Supplementary Materials

Materials and Methods

Supplementary Text

Figs. S1 to S14

Tables S1 to S6

References (3276)

References and Notes

  1. Materials and methods are available as supplementary materials.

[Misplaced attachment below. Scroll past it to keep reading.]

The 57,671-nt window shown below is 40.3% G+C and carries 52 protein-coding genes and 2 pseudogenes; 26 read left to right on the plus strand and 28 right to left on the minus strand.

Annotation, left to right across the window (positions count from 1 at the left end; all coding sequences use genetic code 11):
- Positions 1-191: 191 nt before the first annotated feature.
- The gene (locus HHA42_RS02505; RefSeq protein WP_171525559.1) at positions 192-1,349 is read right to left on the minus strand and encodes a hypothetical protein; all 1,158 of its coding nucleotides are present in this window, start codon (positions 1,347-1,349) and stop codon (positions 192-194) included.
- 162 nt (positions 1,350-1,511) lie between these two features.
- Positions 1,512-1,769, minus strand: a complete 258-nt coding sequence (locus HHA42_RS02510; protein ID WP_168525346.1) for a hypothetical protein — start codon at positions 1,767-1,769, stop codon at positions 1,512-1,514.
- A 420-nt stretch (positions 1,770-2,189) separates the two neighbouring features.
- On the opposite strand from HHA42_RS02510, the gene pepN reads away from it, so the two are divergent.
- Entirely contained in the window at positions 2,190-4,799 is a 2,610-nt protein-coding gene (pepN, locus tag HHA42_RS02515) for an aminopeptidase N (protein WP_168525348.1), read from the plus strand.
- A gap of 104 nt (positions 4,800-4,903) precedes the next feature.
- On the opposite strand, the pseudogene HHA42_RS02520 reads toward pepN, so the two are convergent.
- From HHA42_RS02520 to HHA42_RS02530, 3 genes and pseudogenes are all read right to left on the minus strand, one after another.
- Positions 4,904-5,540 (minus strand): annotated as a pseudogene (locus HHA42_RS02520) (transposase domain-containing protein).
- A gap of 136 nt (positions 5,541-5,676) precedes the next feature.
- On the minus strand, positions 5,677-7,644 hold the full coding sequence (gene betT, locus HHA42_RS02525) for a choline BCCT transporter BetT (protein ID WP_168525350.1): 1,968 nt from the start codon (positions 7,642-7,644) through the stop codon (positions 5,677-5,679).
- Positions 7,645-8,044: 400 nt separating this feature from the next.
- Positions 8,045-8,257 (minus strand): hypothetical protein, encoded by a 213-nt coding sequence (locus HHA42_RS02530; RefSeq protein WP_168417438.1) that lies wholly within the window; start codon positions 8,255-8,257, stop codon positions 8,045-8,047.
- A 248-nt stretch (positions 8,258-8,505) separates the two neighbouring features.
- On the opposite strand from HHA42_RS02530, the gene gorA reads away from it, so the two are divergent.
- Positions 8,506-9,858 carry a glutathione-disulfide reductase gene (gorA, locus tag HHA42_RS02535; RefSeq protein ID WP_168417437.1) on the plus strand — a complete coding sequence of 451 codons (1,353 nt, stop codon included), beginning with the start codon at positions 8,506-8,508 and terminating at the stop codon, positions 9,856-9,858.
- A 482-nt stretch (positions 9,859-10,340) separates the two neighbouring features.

Acknowledgments: We thank C. Zhao, H. Zebroski III, T. Tong, and the Rockefeller University Resource Centers for sequencing, peptide synthesis, and help with image analysis; M. Deyrup for assistance with ant collection; L. Olivos-Cisneros for dissecting brains; and L. Vosshall, C. Bargmann, B. Chait, H. Yan, C. Desplan, and the entire Kronauer laboratory for helpful discussion. This is Clonal Raider Ant Project paper no. 9. Funding: This work was supported by grant 1DP2GM105454-01 from the NIH, a Searle Scholar Award, a Sinsheimer Scholar Award, a Hirschl/Weill-Caulier Trusts Award, a Klingenstein-Simons Award, a Pew Scholar Award, and an HHMI Faculty Scholar Award (D.J.C.K.); a Leon Levy Neuroscience Fellowship (P.R.O.); a Rockefeller University Women & Science Fellowship (I.F.-P.); and a Marie Curie International Outgoing Fellowship (PIOF-GA-2012-327992; R.L.). Author contributions: D.J.C.K., V.C., I.F.-P., and P.R.O. designed the study; S.K.M., I.F.-P., and V.C. performed fieldwork; P.R.O., V.C., R.L., S.K.M., I.F.-P., and A.L.R. performed genomic analyses; I.F.-P., V.C., A.L.R., R.L., and S.K.M. performed immunostains; V.C., A.L.R., I.F.-P., and P.R.O. performed pharmacological experiments; V.C., I.F.-P., and D.J.C.K. wrote the manuscript with feedback from all authors; and D.J.C.K. supervised the project. Competing interests: The authors declare no competing interests. Data and materials availability: Raw sequence data are available through NCBI (BioProject PRJNA472392); scripts are available on GitHub (31).